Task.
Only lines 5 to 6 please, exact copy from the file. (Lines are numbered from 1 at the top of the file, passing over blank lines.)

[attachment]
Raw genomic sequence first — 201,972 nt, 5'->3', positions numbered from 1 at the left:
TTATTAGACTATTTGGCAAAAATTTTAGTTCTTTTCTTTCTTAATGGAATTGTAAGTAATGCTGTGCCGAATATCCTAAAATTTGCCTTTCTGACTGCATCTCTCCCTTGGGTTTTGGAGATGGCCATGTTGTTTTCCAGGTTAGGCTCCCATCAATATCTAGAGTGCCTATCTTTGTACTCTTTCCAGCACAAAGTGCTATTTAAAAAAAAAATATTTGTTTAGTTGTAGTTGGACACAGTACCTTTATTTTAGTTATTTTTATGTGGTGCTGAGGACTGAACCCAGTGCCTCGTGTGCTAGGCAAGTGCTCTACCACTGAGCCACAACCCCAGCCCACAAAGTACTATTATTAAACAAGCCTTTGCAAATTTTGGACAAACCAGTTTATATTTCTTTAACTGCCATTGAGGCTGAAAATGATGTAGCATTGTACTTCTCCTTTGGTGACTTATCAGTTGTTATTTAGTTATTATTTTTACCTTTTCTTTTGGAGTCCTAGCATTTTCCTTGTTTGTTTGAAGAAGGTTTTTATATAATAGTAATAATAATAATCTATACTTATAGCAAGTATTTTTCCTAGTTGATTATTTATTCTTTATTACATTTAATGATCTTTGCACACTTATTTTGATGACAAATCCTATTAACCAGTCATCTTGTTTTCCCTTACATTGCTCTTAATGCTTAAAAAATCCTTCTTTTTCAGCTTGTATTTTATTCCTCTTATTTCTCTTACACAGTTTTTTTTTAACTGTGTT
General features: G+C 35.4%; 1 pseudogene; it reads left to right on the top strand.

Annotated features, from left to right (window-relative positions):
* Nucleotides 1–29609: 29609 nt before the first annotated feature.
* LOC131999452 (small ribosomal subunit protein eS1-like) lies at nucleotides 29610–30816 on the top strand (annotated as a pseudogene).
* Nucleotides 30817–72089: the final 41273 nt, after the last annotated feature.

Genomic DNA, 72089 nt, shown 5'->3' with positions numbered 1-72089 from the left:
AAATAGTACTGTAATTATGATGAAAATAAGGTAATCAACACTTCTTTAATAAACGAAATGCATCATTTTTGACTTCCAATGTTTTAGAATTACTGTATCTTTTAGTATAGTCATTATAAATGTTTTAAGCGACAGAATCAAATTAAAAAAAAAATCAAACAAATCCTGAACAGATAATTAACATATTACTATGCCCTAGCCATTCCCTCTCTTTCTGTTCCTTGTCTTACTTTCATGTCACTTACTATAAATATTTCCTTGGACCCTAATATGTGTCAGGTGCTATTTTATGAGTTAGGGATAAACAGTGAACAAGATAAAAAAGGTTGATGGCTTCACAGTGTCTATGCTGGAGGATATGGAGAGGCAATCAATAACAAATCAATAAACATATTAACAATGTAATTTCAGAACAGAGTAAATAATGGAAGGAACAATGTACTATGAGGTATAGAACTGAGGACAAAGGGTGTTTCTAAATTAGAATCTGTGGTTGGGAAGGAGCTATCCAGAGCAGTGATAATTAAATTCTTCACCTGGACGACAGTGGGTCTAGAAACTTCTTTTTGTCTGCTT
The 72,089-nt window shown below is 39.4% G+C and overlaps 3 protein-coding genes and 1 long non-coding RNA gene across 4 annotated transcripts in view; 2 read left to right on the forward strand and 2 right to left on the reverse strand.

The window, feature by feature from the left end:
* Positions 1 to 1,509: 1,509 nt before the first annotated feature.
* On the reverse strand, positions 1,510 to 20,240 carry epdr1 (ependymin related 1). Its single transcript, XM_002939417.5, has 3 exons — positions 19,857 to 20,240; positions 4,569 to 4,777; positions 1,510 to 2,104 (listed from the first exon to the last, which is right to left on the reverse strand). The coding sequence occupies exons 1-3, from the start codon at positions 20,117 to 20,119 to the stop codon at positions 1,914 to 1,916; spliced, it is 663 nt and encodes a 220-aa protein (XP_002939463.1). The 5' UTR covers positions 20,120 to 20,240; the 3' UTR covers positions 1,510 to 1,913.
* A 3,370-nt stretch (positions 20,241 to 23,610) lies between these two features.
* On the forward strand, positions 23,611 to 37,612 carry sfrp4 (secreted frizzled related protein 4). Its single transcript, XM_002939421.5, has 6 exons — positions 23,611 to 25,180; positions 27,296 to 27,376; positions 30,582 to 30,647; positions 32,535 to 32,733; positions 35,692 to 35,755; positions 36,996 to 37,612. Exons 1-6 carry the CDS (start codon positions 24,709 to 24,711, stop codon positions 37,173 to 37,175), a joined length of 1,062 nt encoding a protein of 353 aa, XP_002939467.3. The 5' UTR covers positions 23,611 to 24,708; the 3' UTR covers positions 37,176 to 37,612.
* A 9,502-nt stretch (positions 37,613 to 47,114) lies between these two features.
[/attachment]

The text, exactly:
* Nucleotides 1–29609: 29609 nt before the first annotated feature.
* LOC131999452 (small ribosomal subunit protein eS1-like) lies at nucleotides 29610–30816 on the top strand (annotated as a pseudogene).